Pope celebrates Holy Thursday evening Mass at center for disabled
Pope Francis is celebrated the Holy Thursday Mass of the Lord’s Supper at St. Mary of Providence Center, a rehabilitation center for the disabled operated by the Don Carlo Gnocchi Foundation. During the course of the Mass, Pope Francis will wash the feet of “12 disabled of diverse age, ethnicity, and religious confession, in representation of all the patients assisted in the 29 Centers operative in Italy.”
Rome is ready for canonizations, mayor affirms
The city of Rome is “very ready” for the canonizations of Popes John XXIII and John Paul II later this month, Mayor Ignazio Marino has promised. The joint canonization ceremony on April 27 is expected to draw nearly 1 million people, including 19 heads of state and 24 heads of government. Marino said that city officials are prepared for that enormous crowd.
Take Up the Basin and Towel. Love is a Verb.
He, who is Lord and Master, King of Kings, took off His Cloak of Royal Splendor and became a Servant. He washed the feet of those whom He had chosen to continue His Redemptive work. He showed them what they were chosen to do and enlisted them to live lives of self emptying Love for the world. As we enter into the Triduum, the three days which is one great liturgical day, we can make this mystery our own. We are not spectators, we are to become participants. All who bear the name Christian are now called to pick up that basin and towel, to climb upon that Cross and live this way of Love in service.
Jesus wants everyone to serve others with love, pope says
Jesus' gesture was like a parting gift and "an inheritance" that he left out of love, the pope said during the Holy Thursday Mass of the Lord's Supper held at the Father Carlo Gnocchi Foundation's Our Lady of Providence Center April 17. "You, too, must love each other, be servants in love," he said in a brief homily, which he delivered off the cuff.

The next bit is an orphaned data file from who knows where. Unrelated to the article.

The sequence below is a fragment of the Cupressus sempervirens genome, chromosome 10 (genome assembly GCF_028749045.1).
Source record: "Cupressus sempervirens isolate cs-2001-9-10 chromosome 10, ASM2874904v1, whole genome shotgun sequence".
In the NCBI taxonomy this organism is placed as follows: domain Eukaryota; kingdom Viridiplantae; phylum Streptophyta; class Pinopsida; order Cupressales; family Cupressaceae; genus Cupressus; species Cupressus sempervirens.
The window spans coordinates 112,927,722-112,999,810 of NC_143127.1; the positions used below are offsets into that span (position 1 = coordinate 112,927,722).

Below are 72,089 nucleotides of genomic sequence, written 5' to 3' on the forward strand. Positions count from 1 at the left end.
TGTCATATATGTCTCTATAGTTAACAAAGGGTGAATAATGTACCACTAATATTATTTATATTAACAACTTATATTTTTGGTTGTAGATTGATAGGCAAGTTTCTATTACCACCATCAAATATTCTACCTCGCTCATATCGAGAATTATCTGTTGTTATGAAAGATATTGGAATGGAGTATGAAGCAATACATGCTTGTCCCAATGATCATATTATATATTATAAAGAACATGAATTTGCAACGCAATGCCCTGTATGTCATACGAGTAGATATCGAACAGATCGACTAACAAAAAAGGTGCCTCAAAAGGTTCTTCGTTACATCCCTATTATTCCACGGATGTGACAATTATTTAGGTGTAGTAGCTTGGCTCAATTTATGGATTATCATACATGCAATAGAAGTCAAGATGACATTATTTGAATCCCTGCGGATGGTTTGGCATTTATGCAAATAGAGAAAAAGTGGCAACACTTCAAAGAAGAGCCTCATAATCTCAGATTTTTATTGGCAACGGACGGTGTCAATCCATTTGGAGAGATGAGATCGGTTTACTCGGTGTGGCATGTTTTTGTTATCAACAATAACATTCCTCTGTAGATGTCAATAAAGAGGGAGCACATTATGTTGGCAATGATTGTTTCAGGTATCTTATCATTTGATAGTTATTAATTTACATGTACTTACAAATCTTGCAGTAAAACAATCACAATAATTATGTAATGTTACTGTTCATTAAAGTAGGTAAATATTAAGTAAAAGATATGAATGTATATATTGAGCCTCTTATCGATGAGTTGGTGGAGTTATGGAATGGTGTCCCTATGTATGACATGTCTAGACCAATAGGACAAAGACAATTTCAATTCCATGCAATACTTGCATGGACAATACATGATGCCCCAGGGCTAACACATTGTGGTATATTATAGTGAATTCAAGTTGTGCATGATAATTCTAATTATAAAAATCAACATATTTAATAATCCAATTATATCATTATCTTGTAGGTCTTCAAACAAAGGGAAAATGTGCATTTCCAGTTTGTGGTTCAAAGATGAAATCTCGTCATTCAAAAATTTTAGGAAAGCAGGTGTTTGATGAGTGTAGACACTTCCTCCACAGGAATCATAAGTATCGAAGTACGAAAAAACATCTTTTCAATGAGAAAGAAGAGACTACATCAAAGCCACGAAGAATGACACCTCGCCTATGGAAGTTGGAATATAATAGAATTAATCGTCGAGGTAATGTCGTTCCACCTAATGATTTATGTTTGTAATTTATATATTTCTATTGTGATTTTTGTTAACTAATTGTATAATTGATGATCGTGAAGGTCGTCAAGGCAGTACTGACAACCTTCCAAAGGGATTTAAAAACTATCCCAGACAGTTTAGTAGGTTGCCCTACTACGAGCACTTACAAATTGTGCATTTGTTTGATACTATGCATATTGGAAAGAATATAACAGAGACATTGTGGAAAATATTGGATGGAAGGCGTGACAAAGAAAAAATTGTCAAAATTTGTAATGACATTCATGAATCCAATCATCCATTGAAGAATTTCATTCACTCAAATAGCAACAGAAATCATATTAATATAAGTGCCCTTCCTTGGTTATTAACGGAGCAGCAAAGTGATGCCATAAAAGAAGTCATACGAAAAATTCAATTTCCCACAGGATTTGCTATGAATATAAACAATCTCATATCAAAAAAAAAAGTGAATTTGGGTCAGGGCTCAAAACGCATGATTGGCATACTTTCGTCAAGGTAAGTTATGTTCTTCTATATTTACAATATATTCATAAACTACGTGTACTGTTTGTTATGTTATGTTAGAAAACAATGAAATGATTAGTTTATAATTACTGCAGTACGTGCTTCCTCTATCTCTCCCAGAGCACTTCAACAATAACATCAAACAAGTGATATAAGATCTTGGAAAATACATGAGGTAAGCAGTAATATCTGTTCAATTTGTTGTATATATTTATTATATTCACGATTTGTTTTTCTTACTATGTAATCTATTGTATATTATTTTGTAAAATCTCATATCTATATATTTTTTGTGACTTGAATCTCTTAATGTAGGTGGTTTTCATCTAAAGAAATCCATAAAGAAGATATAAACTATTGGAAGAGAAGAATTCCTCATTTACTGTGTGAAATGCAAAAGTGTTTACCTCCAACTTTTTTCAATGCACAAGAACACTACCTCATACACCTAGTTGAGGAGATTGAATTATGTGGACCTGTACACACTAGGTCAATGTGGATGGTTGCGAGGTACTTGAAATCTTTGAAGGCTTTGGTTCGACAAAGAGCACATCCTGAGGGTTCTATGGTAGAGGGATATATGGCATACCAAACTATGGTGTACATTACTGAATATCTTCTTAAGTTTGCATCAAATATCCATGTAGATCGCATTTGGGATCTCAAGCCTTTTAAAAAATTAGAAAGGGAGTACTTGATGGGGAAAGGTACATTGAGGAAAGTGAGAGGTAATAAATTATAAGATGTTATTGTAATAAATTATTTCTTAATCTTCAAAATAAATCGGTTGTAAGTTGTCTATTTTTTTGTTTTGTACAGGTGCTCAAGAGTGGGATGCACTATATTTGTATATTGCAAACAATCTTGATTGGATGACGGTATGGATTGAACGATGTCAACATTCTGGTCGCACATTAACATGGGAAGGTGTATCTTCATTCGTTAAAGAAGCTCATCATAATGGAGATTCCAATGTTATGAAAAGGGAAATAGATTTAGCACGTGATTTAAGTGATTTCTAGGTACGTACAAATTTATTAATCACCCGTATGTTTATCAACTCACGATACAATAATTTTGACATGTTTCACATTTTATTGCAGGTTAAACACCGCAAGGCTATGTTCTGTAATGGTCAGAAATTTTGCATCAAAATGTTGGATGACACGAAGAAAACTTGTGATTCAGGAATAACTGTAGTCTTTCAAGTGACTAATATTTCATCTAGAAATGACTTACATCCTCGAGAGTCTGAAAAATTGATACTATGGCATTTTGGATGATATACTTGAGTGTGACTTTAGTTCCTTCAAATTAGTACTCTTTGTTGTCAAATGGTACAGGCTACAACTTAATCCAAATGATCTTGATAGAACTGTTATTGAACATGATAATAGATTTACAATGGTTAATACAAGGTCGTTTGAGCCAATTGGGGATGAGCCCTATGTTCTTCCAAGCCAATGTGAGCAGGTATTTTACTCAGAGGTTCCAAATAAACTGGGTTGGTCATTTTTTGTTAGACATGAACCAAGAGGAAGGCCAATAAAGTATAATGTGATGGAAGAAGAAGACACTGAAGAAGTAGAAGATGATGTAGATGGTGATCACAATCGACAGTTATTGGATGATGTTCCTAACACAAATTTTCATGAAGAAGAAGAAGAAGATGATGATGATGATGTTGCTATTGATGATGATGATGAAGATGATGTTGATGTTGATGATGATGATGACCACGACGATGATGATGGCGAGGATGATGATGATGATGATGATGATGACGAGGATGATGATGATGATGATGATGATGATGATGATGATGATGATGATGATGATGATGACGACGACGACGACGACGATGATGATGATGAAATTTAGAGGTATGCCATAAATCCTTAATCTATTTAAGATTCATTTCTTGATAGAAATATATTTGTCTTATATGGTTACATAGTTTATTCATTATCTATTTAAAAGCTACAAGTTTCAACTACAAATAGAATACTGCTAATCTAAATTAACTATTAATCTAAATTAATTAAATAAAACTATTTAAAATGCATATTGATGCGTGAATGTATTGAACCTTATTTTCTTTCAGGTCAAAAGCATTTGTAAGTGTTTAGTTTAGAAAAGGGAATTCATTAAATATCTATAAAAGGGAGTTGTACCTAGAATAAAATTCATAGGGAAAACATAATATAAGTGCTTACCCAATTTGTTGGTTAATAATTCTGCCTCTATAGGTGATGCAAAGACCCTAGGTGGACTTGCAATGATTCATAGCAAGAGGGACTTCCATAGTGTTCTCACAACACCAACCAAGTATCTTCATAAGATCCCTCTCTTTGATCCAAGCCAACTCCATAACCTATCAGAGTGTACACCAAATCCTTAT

15 Movies You Should Watch When You Turn 50
To put it bluntly, there are some books we shouldn't try to read when we are young because, first, we won't really understand them, and, second, having read them we will very likely never read them again, and it's later on in life when we recognize why they are considered classics. The same is true with movies, perhaps not to the same extent, since films rely more on images and less on language. But using my argument about books, I want to recommend some 15 movies you should watch after you turn 50, and if you have already watched them perhaps you will give them another try. These films were decidedly not made for teenagers, or even young adults. They were made for grown-ups, for viewers who have lived long enough, and suffered enough, to have a realistic view of the human condition.
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Looking Back to Seminary Days and Election of a Pope
In 1958, I was a junior in high school. I attended Quigley Preparatory Seminary, a day high school, where I began discernment to consider if I wanted to be a diocesan priest serving in the Archdiocese of Chicago. That year marked major changes in our local church of Chicago and the universal church.
The End of Lent Question
The idealistic beginnings of this holy season have started to fade and I am beginning to wonder when Easter is going to arrive so I can drown my sorrows about my less than stellar Lent in a lot of jelly beans and Cadbury eggs. Basically I need a pre-Holy Week reboot.
A Holy Week Defense of Martha
Yes, I understand the point of what Jesus was trying to convey to His friend, but the homemaker and hostess in me still gets agitated. Who is going to feed these people, Lord? Are your Disciples going to get up and demonstrate that heart of service you’re trying to teach them by doing women’s work and cooking for all us?
The Surprising Humor of St. John XXIII
By chance, I stumbled upon an old, cracked, yellowing paperback called “Wit and Wisdom of Good Pope John,” written by a man named Henri Fesquet, in 1964. Inside was a compilation of some of the wittiest stories about John XXIII, who died the year before the book was published. (Originally the book came out in French.) Reading the stories made me laugh out loud.